The More You Know: Get the Skills to Kill the Cyber Kill Chain
Narrow job titles are fading into the distance, and employers are looking for candidates with a wide variety of skills to join most fields. As in any industry, the more you know, the more attractive you will be for a role in cybersecurity. Amassing a breadth of security, cloud, and networking knowledge will help your chances of being a top candidate and help you execute in the long run as you combat all kinds of present-day and future attacks.
Aamir Lakhani, Cybersecurity Researcher for Fortinet’s FortiGuard Labs
The recent convergence of networking and security calls for convergence in skills. Before the surge in digital transformation, OT and IT were separate, independent networks. OT systems were considered relatively safe from outside threats because they weren’t connected to the internet. But as digital innovation continues, OT networks have converged with IT networks to reduce costs, increase productivity, and gain market share. Now all networks are suddenly exposed to the entire threat landscape. And a lot of threats mean we need a lot of different specialties. Unfortunately, as technology advances, so do cybercriminals.
The Cyber Kill Chain
There are many threats out there coming from all sorts of areas, and combatting each kind requires specific skills. If we look at the seven steps of the cyber kill chain – reconnaissance, weaponization, delivery, exploitation, installation, command and control, actions – we can shine the light on the processes and use that as a roadmap to see what kinds of skills we need to develop to thwart each step.
1. Reconnaissance involves things like harvesting email addresses and compiling information. The skills needed to foil this step are just fundamental cybersecurity hygiene, such as recognizing phishing emails. Anyone can learn them at any age or stage in their career.
2. Weaponization uses that information to embed malware into a document, for example, or host the malware on a compromised domain. This is the stage when the attacker is creating the attack, and there are few security controls, even security awareness, that can have an impact at this stage.
3. Delivery sends out the attack via email attachments and websites to transmit the malware to the victim’s targeted environment. This is the step where people, not technology, can stop the attack in its tracks. Organization-wide training on what to look for can help employees obtain the skills needed to halt the delivery of an attack.
4. Exploitation targets an application or operating system vulnerability. This is the step when the attack is “detonated.” This is where we have trained IT personnel tasked with ensuring the systems are up to date and have an antivirus installed. They also ensure that all sensitive data is secured.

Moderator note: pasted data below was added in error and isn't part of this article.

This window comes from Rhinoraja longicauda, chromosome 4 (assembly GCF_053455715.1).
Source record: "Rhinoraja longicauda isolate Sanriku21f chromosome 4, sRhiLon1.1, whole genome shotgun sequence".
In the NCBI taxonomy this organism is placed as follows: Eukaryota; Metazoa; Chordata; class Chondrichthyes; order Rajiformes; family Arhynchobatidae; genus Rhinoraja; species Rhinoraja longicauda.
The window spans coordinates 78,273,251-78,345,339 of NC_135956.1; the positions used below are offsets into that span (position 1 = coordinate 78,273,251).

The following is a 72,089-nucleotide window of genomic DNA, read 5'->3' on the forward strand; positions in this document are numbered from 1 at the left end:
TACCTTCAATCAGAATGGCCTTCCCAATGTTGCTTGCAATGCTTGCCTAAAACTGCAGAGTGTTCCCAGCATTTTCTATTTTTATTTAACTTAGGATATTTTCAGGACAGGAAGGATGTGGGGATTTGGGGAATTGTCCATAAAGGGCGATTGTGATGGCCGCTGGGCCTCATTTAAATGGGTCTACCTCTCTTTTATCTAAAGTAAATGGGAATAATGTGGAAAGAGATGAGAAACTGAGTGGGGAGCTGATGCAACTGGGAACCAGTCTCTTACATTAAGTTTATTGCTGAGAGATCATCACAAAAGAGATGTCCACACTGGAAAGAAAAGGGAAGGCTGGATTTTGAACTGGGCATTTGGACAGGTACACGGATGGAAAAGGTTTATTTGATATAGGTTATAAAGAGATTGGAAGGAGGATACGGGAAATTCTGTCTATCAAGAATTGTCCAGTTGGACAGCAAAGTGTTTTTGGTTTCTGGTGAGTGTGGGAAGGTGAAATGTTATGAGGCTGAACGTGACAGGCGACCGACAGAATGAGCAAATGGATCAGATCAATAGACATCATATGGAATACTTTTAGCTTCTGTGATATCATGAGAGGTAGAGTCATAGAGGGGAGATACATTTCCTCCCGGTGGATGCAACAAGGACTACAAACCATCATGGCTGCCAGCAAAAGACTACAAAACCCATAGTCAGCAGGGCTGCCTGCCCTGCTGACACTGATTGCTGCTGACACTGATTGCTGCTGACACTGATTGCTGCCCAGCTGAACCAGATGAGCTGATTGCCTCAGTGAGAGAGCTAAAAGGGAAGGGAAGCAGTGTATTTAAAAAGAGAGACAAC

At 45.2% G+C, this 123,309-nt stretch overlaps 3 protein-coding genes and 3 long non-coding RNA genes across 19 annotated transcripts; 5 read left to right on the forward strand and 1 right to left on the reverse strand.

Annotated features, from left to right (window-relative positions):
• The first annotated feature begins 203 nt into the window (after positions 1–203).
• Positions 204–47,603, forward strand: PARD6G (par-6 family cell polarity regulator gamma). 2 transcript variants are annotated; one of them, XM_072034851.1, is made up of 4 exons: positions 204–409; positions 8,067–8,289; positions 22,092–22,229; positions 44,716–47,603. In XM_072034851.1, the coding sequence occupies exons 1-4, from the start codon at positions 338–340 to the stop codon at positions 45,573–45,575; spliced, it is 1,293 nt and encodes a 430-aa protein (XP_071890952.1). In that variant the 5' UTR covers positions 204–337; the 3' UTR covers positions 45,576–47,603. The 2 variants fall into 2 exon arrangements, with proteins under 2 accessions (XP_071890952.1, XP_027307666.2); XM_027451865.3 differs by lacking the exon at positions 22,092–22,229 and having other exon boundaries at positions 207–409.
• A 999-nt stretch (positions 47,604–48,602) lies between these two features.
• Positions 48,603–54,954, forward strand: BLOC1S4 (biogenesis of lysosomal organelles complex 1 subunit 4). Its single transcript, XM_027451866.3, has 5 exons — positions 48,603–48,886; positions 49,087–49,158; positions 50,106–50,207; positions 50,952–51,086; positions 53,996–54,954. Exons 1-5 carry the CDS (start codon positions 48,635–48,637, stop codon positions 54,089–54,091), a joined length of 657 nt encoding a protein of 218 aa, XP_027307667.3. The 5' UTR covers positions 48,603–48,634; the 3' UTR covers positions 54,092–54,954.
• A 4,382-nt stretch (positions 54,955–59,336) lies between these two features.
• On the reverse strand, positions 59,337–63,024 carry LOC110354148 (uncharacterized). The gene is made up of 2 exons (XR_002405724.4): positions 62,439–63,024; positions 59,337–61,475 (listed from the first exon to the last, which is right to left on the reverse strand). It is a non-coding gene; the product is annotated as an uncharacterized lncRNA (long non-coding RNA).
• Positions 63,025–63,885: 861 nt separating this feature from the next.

5. Installation is when the attacker installs the malware on the victim. This step goes beyond the “human firewall” and requires trained staff to keep the system secure and look for abnormal behavior.
6. Command and control is when the attacker has control of the machine. Malware is not often automated, so this stage happens manually. This step is once a system is compromised or infected. This is why “hunting” is a popular tactic – the hunters are looking for abnormal outbound activities.
7. Actions on the objective of data exfiltration involve collecting, encrypting, and extracting information from the victim environment. Once the attacker has access and control inside an organization, they can execute on their objectives.
Knowing the cyber kill chain stages and their inherent outcomes is a first step in combatting cybercrime. Cybersecurity is all about learning how to adapt and be flexible, as things are constantly changing, and awareness training can be hugely beneficial.
There are many free training programs out there to get started. The Fortinet NSE Certification Program prepares professionals for a career in cybersecurity and trains you on multiple Fortinet products. (It’s best to get various vendor training to become familiar with other cybersecurity products as well.) Non-vendor training and penetration testing (also called “pen testing” or “ethical hacking”) can also be interesting and educational. Concentrate on ethical hacking techniques to understand the mindset and tactics of cyber adversaries, but also find training and information on:
And instead of just focusing on one area of expertise, essential technical skills to develop include:
Reverse malware engineering
Exploit dev exposure
Managing big data sets
Pursue Your Passion
There is a growing need for qualified talent who can help in the fight against modern attacks. And while some cybersecurity careers are molded in the traditional sense, through college programs and internships, there are other paths that individuals can take to enter this field independently.
The Fortinet NSE Training Institute helps develop career pathways and supports more than 300 academic institutes across 80 countries with programs for all levels. It encompasses the Certification Program, the Fortinet Security Academy Program, and the Veterans Program, all designed to help shrink the cybersecurity skills gap and kill the cyber kill chain. Fortinet also offers education pathways to develop security operations, Security-Driven Networking, Adaptive Cloud Security, and Zero Trust Access.
Any career can be fulfilling if you are doing something you love. Just getting a job and punching a clock day-to-day is not sustainable nor fulfilling. Along with developing a diverse skill set, bring forward your innate talents, problem-solving skills, an inquiring mind, tenacity. And you have to be flexible and willing to adapt along with the landscape, all the while being humble enough to admit that there will always be more things to learn.